Oil output increased by 171,000 barrels per day (b/d) in March compared with February, according to the U.S. Energy Information Administration (“Petroleum supply monthly”, EIA, May 31).
The gains were led by the Lower 48 states (+137,000 b/d) and Gulf of Mexico (+45,000 b/d), which more than offset lower production from Alaska (-11,000 b/d).
Output rose by almost 10% in the first three months of 2023, compared with the same period a year earlier, and was the second-highest for the time of year after 2020.
On the gas side, dry production hit record 3,171 billion cubic feet in March and was more than 7% higher than in the same month a year earlier (“Natural gas monthly”, EIA, May 31).
Gas output climbed to a record 9,180 billion cubic feet in the first quarter and was also 7% higher than a year before.
Shale production is often characterised as “short cycle” because wells have a relatively rapid decline rate and new ones must be drilled constantly to replace the dwindling output from older ones.
But there is still typically a delay of up to 12 months between a change in prices and a change in recorded production.
The pandemic saw a much faster pass-through from prices to production in 2020, but that was in response to an exceptional once-per-century crisis.
After adjusting for inflation, U.S. crude prices peaked at a monthly average of $119 per barrel in June 2022 (87th percentile for all months since 2000) providing a strong impetus to increase drilling and output.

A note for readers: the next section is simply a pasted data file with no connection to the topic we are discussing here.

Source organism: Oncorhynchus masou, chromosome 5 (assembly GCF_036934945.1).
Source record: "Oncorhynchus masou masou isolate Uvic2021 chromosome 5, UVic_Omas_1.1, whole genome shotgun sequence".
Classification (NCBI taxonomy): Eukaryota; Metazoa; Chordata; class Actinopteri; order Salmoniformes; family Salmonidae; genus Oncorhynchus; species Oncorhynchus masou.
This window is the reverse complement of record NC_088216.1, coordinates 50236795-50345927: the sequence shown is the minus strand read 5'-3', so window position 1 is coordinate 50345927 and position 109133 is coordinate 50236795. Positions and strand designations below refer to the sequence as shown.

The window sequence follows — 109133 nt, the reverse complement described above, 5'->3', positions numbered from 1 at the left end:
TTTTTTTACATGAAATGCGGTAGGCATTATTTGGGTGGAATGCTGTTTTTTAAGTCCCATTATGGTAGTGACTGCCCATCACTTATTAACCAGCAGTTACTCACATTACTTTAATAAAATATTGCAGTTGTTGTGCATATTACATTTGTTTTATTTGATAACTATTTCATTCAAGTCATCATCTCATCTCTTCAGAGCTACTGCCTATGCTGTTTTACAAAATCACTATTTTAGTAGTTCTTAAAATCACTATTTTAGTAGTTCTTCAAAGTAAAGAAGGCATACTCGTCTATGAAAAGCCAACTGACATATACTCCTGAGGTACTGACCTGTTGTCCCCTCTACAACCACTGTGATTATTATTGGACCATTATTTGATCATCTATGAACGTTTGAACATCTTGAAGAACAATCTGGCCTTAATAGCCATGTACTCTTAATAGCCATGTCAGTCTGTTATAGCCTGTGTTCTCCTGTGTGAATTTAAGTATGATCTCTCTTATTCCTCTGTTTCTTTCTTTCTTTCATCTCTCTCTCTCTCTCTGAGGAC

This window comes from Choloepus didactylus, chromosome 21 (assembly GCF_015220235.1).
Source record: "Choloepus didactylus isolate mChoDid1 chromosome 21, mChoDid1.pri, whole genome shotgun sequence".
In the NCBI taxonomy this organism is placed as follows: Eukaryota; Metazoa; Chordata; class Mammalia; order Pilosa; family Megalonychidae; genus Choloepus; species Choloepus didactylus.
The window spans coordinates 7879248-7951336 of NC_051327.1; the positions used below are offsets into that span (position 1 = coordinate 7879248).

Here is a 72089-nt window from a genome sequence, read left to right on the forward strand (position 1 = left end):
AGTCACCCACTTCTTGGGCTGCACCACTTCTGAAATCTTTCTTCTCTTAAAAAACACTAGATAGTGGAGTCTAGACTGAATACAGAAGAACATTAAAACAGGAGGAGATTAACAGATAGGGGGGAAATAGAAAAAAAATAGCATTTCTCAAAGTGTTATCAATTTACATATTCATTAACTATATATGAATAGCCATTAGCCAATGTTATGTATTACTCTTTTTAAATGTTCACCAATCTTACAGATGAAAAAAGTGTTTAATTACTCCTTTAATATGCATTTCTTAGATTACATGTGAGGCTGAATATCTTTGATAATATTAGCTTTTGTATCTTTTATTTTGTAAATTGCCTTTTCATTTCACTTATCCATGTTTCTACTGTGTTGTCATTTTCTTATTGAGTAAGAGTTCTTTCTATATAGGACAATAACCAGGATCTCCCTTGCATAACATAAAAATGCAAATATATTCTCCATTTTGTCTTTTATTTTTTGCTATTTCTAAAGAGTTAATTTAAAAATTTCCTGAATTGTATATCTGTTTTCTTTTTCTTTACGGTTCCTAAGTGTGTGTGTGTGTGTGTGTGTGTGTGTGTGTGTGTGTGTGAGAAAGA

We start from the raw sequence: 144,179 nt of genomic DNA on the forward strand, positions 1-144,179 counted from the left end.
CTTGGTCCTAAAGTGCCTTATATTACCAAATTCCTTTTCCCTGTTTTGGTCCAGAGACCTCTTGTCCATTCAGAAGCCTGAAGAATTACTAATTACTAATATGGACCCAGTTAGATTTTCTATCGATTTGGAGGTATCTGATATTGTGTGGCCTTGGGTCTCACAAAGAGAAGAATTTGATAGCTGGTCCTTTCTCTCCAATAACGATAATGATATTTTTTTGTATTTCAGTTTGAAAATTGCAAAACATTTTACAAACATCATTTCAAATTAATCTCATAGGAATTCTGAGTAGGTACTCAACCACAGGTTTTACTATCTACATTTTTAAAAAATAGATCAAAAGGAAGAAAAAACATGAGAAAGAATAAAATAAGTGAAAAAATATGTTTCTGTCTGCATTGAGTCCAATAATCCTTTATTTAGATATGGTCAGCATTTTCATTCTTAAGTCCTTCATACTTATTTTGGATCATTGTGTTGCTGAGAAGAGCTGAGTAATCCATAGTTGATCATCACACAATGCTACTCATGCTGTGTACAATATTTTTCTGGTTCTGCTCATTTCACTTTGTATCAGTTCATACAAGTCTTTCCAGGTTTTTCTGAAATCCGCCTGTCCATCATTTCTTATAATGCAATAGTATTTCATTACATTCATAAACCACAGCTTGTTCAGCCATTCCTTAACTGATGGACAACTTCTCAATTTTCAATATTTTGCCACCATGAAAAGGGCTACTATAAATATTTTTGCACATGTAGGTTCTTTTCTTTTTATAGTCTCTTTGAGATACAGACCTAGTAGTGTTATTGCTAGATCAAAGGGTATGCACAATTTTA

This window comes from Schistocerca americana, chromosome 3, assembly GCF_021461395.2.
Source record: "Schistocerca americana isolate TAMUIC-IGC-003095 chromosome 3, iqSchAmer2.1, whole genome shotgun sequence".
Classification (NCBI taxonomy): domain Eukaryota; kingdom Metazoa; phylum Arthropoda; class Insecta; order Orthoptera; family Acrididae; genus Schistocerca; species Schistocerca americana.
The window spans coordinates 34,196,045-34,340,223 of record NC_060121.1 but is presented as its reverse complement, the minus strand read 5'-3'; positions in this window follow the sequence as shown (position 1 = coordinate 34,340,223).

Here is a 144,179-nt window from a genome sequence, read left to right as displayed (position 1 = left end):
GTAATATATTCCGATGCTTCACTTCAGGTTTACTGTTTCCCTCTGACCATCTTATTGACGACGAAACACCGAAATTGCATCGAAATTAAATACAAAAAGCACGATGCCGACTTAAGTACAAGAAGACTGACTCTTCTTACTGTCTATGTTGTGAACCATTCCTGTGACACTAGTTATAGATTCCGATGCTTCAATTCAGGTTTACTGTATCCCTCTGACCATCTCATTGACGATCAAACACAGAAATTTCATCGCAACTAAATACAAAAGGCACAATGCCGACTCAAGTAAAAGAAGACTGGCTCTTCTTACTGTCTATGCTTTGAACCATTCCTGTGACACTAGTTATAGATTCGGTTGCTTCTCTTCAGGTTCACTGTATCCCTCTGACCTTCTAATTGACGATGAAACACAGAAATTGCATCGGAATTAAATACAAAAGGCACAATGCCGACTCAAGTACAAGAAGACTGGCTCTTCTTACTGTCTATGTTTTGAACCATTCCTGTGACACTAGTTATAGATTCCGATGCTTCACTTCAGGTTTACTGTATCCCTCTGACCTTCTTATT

Real gas prices peaked at a monthly average of $9 per million British thermal units in August 2022 (82nd percentile for all months since 2000) again giving strong impetus for more production.
Since then, prices have fallen to $72 per barrel (45th percentile) and $2.30 per million British thermal units (2nd percentile).
But the impact of these very high prices during the second and third quarters of 2022 was still filtering through into production growth in the first quarter of 2023.
The lagged impact of these earlier high prices should start to fade from the third quarter, and especially the fourth quarter.
The total number of rigs drilling for oil and gas was already down by around 7% in May 2023, compared with its peak in December 2022.
Slower drilling activity will eventually translate into slower production growth with a typical delay of up to 6 months.
In the meantime, however, high levels of production are keeping inventories elevated, especially in the case of gas, which is in turn keeping prices under pressure.
U.S. commercial crude inventories were still +24 million barrels (+5% or +0.43 standard deviations) above the prior 10-year seasonal average at the end of March. They have since normalised.
U.S. gas stocks were +214 billion cubic feet (+13% or +0.47 standard deviations) above the 10-year average at the end of March and were still +270 billion cubic feet (+13% or +0.63 standard deviations) above it in late May.
The contrast between fairly average crude inventories and a large surplus in gas explains why oil prices are close to the post-2000 average in real terms while gas prices are still trading near to their lowest point.
John Kemp is a Reuters market analyst. The views expressed are his own